What types of safeguards do you have in place to protect against product tampering?
 
That’s something that I’ve spent a great deal of time on because product contamination is always a worry. But I’ve done vulnerability assessments on five of our sites, including our bottling site. The way it’s organized, the juice comes in after the crushing, it comes into trucks, those trucks are sealed and it goes from the field to the processing plant where it’s put in oak barrels or stainless steel tanks. There are a couple of places the product could be tampered with, but we’ve not ever experienced that. We’ve not had an issue to date with product tampering. We did have a six-figure loss where a high-end wine was taken. (Three employees) took this wine out of the three years it was suppose to sit; they took it in the second year and sold on the Internet for half the price. So we we’re comprised with taste. It was a hit on the name because of the compromised wine, so we’ve changed that again with a process. We now have a better computer tracking system that can’t be manipulated as easy.     
 
Being such a large enterprise, what types of safety programs do you have in place to ensure personnel security?
 
We have safety programs that are specific to each of the facilities. For example, in the vineyards, each employee that drives an ATV must go through a training to drive that ATV and they must refresh that every year. People in the distribution center must go through forklift training. Employees are not allowed to drink on the job, but to avoid having a safety issue with someone drinking on the job; the owner provides free wine to every employee. When they go into tasting rooms, employees are not charged to taste the wine. That all goes back to safety, because there is no one at any position in the company that feels like they have to jeopardize their job by tasting the wine.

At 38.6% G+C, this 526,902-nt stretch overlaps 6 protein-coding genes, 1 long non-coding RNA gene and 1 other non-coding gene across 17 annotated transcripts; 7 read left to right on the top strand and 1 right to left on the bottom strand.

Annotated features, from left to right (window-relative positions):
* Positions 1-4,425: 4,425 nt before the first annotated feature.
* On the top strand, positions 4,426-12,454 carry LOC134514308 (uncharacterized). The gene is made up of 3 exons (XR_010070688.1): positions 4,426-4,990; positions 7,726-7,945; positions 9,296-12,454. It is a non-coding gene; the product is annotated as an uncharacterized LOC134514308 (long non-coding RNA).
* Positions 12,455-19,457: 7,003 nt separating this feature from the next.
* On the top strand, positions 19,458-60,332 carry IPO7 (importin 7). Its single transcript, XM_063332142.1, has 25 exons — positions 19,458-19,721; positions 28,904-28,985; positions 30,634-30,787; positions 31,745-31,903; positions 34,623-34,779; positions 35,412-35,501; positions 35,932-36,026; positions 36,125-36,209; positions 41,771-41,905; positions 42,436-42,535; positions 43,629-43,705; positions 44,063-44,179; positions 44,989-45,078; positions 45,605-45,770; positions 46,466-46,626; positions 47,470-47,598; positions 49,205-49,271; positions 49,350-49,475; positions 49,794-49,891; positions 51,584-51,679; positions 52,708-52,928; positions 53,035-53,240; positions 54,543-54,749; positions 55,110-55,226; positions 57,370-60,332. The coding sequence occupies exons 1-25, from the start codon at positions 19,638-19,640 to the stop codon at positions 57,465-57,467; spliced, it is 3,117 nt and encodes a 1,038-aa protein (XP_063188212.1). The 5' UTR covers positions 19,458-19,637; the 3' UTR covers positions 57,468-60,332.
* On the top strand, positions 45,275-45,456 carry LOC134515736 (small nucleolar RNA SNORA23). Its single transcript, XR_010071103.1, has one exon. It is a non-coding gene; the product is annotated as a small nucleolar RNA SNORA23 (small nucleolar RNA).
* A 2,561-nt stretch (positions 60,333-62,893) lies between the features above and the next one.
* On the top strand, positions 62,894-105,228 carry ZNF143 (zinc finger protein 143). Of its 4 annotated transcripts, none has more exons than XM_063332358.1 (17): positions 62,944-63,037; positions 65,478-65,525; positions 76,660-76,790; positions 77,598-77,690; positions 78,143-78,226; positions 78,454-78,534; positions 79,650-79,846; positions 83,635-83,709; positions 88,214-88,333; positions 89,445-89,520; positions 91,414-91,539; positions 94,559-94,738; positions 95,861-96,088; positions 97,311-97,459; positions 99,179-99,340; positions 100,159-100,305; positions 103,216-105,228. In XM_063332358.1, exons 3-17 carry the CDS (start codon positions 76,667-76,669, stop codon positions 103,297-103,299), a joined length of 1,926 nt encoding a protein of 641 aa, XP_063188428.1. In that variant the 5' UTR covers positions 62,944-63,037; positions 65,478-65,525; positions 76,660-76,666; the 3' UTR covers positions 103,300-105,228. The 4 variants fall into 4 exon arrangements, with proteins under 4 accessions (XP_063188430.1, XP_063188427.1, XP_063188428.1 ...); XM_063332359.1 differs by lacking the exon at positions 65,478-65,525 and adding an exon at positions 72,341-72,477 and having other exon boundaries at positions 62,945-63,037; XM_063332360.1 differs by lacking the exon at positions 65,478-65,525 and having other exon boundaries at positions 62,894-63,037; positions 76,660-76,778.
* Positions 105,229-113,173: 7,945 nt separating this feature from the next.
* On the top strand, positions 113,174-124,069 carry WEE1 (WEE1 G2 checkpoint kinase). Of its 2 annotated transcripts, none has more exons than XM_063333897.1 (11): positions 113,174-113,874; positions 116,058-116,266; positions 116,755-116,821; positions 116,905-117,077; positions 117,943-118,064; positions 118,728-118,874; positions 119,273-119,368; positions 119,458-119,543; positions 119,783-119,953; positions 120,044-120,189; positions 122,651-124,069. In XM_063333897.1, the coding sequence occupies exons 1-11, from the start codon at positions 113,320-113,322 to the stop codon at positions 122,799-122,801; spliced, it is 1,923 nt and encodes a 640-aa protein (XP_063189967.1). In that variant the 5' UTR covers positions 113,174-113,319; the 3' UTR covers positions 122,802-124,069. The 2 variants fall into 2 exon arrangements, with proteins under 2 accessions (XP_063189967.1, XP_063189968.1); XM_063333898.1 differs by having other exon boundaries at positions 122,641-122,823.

How do you utilize and integrate traditional security solutions into your organization?
 
We’ve implemented cameras into the distribution centers, but what I did was go out and look at all 14 (facilities) that we have right now and specifically looked at cameras and access controls, photo IDs to see who was getting in and how they were getting in. How are we identifying employees who should be there or shouldn’t be there? But again, looking at cameras specifically, because that’s what shows our products going in the trucks. I did that and I found that all but two of our locations are well (covered with cameras). We have now gone back and retrofitted (one of the facilities) with cameras, even though we intend on moving out of that location at the end of the year.